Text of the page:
The third time was not the charm for plans to open a brick-and-mortar medical marijuana dispensary in San Luis Obispo County.
Citing concerns by law enforcement, county supervisors voted 3-2 on Tuesday to turn down an application by Ethnobotanica Patients Cooperative to operate a dispensary at 2122 Hutton Road south of Nipomo. Twice before, supervisors have turned down proposals for physical dispensaries approved by the Planning Commission since the county passed regulations to allow for them in 2007.
Supervisors Debbie Arnold, Lynn Compton and Frank Mecham voted against the dispensary, with Supervisors Bruce Gibson and Adam Hill voting for it. In voting against the dispensary, the three supervisors cited the unanimous opposition voiced by law enforcement officials during a nearly five-hour hearing.
“We are making decisions that will have ramifications for the entire Central Coast,” Compton said. “I am relying on the police and legal people like the district attorney here today, and we didn’t have one of them in favor of it.”
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Sheriff Ian Parkinson said it would take his deputies between 13 and 15 minutes to respond to an emergency at the dispensary because it would be located at the extreme southern part of the county near Santa Maria.
“Crime is what I am most concerned with,” he said. “I don’t think that this location is something I can service.”
District Attorney Dan Dow agreed, saying that places where marijuana is sold are targets for robberies and burglaries because they have a lot of cash and marijuana on hand. He talked about two residential marijuana burglaries that occurred in Morro Bay and Los Osos in 2009 that resulted in deaths.
“The bottom line is that marijuana sales, when they are not closely regulated, tend to bring more crime,” he said. “The large amounts of cash and marijuana create an attractive nuisance.”
Gibson and Hill said there was only anecdotal evidence that a marijuana dispensary would increase crime. The dispensary would provide a much-needed place for people with medical marijuana prescriptions to get it.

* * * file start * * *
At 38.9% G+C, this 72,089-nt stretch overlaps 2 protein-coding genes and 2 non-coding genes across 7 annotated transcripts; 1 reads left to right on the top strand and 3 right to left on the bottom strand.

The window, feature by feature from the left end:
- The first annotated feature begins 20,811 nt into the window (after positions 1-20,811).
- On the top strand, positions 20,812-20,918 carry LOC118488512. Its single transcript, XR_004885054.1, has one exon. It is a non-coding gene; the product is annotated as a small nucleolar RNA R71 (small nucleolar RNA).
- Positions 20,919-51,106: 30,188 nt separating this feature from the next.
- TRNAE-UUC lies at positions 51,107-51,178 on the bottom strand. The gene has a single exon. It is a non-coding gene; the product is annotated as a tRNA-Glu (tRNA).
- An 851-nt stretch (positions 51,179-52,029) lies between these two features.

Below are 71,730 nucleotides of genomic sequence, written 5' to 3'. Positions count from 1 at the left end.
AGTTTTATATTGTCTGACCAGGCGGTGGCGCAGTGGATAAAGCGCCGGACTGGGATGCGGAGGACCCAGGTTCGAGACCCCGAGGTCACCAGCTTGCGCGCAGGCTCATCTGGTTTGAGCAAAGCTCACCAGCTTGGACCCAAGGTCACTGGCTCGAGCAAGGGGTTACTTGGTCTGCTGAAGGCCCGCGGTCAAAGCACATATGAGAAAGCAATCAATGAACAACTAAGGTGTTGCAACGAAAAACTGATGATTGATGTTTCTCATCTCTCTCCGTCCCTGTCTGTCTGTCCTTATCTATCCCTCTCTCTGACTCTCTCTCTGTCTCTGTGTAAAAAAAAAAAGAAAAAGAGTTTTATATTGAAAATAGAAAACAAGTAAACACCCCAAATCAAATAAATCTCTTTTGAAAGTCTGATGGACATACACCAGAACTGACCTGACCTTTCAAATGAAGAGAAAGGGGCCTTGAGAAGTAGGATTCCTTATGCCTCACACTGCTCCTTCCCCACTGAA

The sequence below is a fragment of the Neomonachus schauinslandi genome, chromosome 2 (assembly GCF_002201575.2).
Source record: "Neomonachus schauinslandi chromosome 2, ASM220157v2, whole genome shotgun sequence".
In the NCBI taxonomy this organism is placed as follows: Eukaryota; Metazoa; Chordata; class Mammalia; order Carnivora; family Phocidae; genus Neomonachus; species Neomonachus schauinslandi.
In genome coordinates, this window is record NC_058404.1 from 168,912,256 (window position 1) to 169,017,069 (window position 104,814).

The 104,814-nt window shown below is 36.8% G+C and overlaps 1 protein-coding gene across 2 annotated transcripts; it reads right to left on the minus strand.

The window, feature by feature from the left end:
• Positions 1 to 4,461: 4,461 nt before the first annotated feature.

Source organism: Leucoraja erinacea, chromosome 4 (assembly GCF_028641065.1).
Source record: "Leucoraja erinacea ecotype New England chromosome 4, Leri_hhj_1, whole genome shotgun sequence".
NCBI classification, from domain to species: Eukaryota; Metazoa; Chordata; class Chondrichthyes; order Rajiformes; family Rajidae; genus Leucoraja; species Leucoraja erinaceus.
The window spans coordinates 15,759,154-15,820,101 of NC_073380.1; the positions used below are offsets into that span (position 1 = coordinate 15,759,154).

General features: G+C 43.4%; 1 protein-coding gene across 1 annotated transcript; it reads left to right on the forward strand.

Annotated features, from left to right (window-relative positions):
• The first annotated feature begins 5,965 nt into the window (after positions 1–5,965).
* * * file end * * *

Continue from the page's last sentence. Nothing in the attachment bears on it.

Currently, people with medical marijuana prescriptions must rely on more than 30 mobile services that deliver the marijuana directly to homes.
“I don’t see that this particular use would change the quality of life in that part of the county,” Gibson said. “I am persuaded by the fact that we need to bring this use out of the shadows. I don’t see any risk of significance to the county.”
The application for a minor-use permit to establish the dispensary was appealed to the Board of Supervisors by James Bigelow of Nipomo. He cited concerns that the business would attract crime to the area, increase traffic congestion and generally negatively impact Nipomo.
County staff recommended that supervisors approve the dispensary and include a requirement that applicant Stephanie Kiel return to the Planning Commission in two years for an evaluation of how the dispensary has been operating and discuss any problems.
After the hearing, Kiel said she is not sure what she will do now, but she expects that she will eventually submit another application.
“I wholeheartedly believe that this is a step the county needs to take,” she said.
Medical marijuana is illegal under federal law. However, California has passed laws that allow the commercial sale of medical marijuana.
There are currently no brick-and-mortar medical marijuana dispensaries in the county. The last dispensary to operate in the county was Charles Lynch’s Morro Bay-based Central Coast Compassionate Caregivers, which was raided by federal and local authorities in 2007 and subsequently shut down.